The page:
Receiving books for Christmas raises the question: What possible reason did anyone have to give me this? Last year it was Martin Amis's novel. The Information (Knopf). The book is a morbid investigation of the male mid-life crisis, full of exaggerated self-loathing: what was my brother trying to tell me? This year it was my uncle's turn: why exactly did he send me a copy of The Criminal Prosecution and Capital Punishment of Animals: The Lost History of Europe's Animal Trials (Faber) by E. P. Evans (first published in 1906 but recently reissued in paperback)?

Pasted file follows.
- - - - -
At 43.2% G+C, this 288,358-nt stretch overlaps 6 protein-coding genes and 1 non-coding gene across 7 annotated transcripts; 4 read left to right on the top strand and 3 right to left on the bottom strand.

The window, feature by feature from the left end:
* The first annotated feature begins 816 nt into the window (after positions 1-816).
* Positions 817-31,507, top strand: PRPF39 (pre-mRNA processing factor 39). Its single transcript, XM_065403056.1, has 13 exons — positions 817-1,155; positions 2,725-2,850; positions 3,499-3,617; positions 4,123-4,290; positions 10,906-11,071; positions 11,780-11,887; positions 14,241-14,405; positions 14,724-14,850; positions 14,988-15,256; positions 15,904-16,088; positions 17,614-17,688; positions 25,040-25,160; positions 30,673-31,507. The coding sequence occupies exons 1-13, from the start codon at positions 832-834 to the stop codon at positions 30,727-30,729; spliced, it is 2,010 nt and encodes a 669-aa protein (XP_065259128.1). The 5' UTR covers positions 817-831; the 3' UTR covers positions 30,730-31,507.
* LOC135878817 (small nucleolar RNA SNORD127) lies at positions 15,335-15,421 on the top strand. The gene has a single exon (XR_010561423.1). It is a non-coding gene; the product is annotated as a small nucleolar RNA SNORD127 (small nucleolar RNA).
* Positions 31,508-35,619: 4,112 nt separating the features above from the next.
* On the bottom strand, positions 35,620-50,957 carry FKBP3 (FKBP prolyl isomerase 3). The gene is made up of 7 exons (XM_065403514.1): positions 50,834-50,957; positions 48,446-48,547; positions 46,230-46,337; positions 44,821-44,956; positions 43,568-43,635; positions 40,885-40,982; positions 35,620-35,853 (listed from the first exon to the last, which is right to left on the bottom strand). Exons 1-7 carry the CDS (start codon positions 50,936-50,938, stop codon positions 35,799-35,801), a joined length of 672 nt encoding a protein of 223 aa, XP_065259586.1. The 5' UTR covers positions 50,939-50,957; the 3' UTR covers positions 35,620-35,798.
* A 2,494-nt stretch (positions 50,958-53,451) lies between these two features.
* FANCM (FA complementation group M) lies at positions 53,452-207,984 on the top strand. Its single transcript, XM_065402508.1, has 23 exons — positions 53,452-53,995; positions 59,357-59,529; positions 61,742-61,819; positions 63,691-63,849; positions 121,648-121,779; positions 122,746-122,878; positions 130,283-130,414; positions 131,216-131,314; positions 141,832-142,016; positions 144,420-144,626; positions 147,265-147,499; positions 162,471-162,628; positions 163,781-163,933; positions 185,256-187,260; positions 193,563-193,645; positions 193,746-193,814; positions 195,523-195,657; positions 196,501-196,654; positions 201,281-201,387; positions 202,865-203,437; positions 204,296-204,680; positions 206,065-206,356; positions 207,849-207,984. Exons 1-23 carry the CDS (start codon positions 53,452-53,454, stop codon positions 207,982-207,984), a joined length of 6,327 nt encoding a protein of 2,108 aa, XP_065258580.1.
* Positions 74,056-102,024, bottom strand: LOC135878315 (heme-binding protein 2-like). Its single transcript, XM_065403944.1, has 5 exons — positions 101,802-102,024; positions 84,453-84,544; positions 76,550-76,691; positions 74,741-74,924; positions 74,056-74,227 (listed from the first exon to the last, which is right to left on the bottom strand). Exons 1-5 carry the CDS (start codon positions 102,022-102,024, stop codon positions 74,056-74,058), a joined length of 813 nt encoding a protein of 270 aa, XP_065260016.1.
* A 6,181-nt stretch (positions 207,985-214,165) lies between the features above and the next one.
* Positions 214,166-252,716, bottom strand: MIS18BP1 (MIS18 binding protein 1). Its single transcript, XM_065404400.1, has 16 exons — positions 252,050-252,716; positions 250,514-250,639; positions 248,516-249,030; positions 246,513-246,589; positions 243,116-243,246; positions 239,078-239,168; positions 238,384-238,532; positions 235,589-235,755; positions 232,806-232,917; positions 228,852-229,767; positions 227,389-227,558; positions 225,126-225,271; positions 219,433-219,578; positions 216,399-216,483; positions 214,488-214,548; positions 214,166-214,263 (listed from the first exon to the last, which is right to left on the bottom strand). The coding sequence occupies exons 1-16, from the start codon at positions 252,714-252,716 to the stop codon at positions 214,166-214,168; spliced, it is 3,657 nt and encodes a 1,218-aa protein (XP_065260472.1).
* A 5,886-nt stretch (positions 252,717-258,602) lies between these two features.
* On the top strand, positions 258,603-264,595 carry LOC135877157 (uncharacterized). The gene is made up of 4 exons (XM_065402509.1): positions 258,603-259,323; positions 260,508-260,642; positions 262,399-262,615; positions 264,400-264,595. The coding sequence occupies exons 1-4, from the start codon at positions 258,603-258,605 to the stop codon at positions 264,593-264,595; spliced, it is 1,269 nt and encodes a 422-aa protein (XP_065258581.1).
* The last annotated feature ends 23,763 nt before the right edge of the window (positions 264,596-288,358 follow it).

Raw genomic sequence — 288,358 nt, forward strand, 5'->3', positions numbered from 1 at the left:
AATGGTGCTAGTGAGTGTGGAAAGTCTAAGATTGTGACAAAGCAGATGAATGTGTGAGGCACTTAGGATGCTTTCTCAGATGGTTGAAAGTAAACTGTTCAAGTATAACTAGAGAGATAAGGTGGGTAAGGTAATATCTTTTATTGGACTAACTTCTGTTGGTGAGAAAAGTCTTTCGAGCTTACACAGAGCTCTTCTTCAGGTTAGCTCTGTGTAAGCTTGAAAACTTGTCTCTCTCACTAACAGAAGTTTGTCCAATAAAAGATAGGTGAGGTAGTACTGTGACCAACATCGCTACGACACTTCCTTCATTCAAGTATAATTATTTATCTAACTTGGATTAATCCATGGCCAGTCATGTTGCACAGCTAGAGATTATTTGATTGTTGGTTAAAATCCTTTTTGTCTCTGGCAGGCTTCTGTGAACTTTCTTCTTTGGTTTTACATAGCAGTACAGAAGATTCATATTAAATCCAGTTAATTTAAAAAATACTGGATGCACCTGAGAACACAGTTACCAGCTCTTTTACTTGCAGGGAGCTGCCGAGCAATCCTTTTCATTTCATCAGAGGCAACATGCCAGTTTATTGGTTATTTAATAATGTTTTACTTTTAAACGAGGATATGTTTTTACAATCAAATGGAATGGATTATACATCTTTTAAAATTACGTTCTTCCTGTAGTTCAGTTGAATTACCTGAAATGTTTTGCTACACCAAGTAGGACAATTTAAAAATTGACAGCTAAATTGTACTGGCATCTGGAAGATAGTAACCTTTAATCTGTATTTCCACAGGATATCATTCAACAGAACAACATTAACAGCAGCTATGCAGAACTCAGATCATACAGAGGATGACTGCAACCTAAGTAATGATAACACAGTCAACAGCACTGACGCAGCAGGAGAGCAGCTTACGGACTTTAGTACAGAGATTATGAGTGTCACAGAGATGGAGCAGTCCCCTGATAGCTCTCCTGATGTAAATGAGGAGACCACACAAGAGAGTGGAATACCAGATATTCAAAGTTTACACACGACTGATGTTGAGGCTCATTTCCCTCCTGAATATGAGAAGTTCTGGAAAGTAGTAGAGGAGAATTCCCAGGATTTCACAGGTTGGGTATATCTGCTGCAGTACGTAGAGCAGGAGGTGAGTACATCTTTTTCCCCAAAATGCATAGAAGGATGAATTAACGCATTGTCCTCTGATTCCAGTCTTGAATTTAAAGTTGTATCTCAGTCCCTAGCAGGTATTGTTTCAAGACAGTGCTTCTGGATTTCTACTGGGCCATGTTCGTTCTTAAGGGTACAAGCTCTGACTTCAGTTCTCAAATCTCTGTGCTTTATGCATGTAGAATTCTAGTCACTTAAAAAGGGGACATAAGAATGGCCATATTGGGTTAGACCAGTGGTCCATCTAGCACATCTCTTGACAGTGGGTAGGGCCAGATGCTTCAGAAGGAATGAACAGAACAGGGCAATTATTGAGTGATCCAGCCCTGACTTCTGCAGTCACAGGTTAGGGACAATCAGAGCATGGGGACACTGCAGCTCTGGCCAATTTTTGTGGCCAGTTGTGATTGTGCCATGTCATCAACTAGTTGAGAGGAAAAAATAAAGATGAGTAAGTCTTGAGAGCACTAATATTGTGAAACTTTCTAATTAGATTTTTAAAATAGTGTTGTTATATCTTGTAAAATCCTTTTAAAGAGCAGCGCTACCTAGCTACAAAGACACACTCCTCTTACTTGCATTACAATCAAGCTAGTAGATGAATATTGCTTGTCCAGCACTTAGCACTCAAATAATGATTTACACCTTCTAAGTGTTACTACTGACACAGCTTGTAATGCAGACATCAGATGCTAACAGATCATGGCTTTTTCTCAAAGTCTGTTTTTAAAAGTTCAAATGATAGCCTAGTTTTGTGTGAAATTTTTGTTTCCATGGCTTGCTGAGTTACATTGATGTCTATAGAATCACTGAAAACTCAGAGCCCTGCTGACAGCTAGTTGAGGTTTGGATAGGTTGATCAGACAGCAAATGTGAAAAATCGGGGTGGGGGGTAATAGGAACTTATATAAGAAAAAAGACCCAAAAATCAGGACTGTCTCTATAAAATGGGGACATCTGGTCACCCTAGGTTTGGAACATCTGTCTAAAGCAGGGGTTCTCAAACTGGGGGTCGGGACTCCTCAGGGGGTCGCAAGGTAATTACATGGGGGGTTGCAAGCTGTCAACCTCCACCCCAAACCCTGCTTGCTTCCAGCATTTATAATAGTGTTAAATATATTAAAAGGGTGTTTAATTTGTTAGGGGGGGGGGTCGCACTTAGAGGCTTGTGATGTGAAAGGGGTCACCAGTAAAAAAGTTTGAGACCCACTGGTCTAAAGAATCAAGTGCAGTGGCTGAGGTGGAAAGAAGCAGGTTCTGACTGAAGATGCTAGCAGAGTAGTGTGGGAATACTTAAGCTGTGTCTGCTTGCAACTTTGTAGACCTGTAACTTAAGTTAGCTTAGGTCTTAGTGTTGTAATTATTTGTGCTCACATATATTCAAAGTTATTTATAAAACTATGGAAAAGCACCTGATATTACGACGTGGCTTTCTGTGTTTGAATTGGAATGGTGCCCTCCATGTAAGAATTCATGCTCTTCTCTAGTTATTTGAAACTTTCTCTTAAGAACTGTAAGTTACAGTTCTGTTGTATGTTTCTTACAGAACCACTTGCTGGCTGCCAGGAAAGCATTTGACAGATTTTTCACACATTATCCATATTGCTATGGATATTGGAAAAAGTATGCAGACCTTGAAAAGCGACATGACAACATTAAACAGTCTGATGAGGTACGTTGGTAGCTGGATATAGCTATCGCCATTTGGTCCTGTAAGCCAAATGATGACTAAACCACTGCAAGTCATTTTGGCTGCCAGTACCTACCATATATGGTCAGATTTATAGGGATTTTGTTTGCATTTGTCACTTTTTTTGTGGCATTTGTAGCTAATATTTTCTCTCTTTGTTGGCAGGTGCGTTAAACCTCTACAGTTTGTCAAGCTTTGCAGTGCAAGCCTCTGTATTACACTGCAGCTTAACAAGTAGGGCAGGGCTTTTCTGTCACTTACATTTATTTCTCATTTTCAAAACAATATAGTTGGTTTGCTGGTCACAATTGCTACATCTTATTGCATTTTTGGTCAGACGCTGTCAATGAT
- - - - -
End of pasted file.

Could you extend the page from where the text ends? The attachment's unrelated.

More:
In this book a pig is tried and executed for murder; a rooster is burned at the stake for laying an egg; some rats are solemnly acquitted of theft after eating the barley crop. We are assured that the book is not a Swiftian satire, a kind of Animal Farm of the law courts, but an account of events that really happened, trials that actually took place during the Middle Ages. Fair enough, but what signals am I giving off that led my uncle to think to himself: This volume of obscure Victorian pedantry will definitely appeal to my nephew?